Wastewater can be turned into new water

The Manawatu River, looking upstream from near the wastewater discharge.

The Manawatu River, looking upstream from near the wastewater discharge.

Wastewater can be treated to a standard that is good enough to drink, a forum in Palmerston North has heard.

But the once-favoured option of lower treatment standard and disposal to land is not as easy as it seems.

United States, Australian and New Zealand specialists in wastewater management shared their experiences with about 100 people at the forum on Friday.

It was organised to open public discussions about what Palmerston North should do with its wastewater in future, as it works toward applying for a new discharge consent in 2022.

* Debate on dealing with Palmerston North wastewater begins
* Palmerston North wants to wait for ultimate wastewater solution
* Palmerston North hesitates on discharge improvements

Director of water technology and research at Hampton Roads Sanitation District in South East Virginia in the US Charles Bott manages 13 treatment plants handling wastewater from an area with a population of 1.7 million people.

At one of those plants, the treatment system was so sophisticated it produced water at the end of the process that exceeded drinking water standards and was better than the water coming from some traditional supplies.

It was being put back into the ground to feed underground aquifers in an area where water was a scarce resource.

Bott said in urban areas, where there was no room for treatment plant to expand or consider land-based treatment, the only practical option was for treatment plant to become more sophisticated.

The processes included squeezing as much good as possible from the water, including treating for nitrogen and capturing phosphorus that could be used for fertiliser.

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In some plants, bacteria was being used to eat nitrates and discharge nitrogen to the air.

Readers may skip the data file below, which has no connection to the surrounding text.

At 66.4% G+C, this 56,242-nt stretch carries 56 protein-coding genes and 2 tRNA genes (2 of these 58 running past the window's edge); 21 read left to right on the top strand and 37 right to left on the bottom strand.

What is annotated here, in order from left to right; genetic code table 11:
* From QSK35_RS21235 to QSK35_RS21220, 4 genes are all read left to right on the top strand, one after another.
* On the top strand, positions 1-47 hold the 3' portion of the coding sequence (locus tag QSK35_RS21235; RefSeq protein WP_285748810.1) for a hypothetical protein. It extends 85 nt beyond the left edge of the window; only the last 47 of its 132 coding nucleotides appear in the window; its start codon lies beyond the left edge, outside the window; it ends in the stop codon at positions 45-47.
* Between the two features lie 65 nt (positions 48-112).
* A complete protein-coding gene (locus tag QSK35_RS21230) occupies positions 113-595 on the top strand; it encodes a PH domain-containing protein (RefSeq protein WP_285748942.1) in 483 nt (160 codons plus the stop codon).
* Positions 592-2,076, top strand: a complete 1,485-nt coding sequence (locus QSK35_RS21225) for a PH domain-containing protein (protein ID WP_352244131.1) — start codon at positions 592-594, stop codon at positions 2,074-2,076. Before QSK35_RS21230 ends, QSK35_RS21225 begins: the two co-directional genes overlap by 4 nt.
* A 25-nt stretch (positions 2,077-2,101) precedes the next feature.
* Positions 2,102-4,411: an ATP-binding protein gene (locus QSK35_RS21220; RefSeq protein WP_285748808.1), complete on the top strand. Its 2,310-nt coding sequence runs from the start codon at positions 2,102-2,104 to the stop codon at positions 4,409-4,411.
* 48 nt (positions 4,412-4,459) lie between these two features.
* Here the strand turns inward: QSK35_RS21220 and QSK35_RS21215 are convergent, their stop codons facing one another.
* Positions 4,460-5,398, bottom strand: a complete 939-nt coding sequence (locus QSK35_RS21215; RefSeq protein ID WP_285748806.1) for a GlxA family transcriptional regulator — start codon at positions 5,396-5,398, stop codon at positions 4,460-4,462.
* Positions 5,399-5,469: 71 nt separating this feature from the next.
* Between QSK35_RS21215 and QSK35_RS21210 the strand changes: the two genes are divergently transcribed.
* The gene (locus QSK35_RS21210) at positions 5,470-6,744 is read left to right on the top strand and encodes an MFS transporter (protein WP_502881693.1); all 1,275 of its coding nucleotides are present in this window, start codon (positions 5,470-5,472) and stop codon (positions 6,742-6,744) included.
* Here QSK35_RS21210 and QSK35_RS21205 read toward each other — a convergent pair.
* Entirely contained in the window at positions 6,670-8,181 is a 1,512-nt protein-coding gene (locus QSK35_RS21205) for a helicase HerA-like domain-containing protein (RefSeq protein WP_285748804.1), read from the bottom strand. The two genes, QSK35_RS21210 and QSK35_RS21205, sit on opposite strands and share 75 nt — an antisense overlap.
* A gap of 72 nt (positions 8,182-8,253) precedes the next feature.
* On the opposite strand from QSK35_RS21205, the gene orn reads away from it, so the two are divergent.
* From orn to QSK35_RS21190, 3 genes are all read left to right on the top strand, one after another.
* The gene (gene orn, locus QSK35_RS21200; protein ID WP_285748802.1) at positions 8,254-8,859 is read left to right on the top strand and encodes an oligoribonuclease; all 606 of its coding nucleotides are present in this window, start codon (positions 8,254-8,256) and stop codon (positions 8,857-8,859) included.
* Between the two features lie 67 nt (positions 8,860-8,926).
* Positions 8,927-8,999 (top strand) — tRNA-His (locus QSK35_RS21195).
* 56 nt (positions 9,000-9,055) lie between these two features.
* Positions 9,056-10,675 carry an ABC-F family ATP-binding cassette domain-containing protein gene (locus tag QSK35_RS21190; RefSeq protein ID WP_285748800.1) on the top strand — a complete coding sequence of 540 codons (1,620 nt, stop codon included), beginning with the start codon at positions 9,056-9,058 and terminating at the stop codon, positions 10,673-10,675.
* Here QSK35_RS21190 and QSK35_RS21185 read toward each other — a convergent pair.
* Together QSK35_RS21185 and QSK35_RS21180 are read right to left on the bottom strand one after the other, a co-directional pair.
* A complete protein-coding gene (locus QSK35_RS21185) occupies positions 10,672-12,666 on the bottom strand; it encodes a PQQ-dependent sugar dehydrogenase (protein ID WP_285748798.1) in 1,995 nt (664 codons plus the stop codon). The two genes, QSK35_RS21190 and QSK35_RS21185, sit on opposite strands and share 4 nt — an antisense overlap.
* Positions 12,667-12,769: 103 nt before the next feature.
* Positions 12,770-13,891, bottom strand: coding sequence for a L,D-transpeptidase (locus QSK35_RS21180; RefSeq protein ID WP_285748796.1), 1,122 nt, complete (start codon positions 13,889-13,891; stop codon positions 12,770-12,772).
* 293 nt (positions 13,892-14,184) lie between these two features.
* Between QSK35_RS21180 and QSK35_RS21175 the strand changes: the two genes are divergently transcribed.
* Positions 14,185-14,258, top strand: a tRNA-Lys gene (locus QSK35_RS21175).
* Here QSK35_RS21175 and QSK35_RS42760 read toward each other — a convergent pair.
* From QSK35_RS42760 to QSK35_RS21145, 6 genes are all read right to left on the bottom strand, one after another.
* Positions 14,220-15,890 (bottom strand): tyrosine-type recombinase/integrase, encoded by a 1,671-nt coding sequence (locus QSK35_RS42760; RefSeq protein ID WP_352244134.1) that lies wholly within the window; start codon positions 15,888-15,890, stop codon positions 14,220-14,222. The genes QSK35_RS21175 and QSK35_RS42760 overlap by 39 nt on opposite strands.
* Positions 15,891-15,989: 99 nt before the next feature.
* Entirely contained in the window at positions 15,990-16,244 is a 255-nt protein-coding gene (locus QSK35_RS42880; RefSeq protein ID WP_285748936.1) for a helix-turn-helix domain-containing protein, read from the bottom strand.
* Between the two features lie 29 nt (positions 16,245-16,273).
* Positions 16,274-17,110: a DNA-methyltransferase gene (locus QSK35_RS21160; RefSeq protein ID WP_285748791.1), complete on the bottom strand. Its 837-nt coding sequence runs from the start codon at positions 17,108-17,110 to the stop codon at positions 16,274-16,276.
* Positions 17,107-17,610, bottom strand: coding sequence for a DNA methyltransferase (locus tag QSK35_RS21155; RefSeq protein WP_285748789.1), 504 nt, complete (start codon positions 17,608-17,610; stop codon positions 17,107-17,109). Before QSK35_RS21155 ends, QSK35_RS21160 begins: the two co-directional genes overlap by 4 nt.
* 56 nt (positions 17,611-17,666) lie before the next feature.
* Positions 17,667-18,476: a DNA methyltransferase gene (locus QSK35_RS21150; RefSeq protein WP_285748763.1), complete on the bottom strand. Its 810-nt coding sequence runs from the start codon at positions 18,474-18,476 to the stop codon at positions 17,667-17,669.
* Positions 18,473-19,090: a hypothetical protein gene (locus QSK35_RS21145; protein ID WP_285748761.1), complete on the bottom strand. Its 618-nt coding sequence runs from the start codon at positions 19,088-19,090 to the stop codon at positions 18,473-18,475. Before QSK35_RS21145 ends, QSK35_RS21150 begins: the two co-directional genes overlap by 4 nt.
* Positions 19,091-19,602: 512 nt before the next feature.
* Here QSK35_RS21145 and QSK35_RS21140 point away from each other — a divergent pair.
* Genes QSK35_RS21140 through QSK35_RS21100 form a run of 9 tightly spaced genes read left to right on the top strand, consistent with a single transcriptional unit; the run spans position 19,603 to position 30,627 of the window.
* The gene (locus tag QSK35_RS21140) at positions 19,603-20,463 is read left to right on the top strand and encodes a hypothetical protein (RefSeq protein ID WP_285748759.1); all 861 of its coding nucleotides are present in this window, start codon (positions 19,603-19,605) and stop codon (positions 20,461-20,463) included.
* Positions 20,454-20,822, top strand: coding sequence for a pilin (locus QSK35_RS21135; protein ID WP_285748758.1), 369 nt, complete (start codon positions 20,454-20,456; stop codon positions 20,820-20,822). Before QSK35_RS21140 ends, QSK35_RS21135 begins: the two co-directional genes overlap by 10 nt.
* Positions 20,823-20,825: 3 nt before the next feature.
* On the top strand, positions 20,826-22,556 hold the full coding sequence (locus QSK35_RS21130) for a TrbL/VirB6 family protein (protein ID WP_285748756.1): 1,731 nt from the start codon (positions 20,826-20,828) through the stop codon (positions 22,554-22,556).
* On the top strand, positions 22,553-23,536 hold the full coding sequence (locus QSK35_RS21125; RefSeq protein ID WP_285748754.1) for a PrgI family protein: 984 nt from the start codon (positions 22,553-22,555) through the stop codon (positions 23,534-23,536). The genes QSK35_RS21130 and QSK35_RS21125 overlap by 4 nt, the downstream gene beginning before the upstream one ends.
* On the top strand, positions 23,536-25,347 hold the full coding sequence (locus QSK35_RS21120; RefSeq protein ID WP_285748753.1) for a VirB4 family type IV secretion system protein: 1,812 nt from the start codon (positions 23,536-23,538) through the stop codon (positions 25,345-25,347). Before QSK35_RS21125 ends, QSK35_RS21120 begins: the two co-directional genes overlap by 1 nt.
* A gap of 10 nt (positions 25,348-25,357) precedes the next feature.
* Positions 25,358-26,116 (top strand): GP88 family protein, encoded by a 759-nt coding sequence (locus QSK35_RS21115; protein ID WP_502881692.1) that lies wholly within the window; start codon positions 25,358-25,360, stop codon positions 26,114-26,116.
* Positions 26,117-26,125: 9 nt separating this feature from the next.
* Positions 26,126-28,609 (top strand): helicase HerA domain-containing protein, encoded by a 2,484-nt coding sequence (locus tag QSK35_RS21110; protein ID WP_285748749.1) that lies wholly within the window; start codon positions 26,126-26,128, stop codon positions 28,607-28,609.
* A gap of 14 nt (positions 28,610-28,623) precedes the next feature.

Back in New Zealand, Rotorua Lakes District Council wastewater treatment specialist Alison Lowe said a 26-year experience of minimal treatment and irrigation to forest land had reached its limits.

The water and nutrient load had killed Douglas firs and restricted the growth of pinus radiata.

It was also becoming increasingly difficult to exclude mountain bike enthusiasts from the public-excluded area, posing potential public health risks.

"We would have to disinfect if we were to continue," she said.

As well, infiltration of stormwater into the sewer pipes in recent high-rainfall events had exceeded the capacity of the pumps to deliver wastewater to the discharge site, and there had been overflows of nutrient-rich effluent into the environment.

Rotorua needed a major upgrade of its plant and was working toward improving treatment to a standard where wastewater could be discharged to water rather than land.

"Our proposal is to make water as clean as possible before returning it to the environment, rather than expecting the environment to do the work for us."

The water would also be good enough for people to use, not necessarily for drinking, but possibly for irrigation or industrial use.

Palmerston North City Council water and waste services manager Robert van Bentum said at the end of the forum that it was entirely possible for Palmerston North to produce treated wastewater that exceeded drinking water standards.

"There is still a cultural reluctance to drink it, but there could be a lot of other options for re-use."

Higher levels of treatment, such as nitrogen extraction, as well as land-based options, were in the mix at the early stages of the council's investigations into the best option for future treatment.

Van Bentum said while discharge to land was not an easy option, it was possible, depending on the availability of a large area of land and the cost of securing use of that land.

 - Stuff


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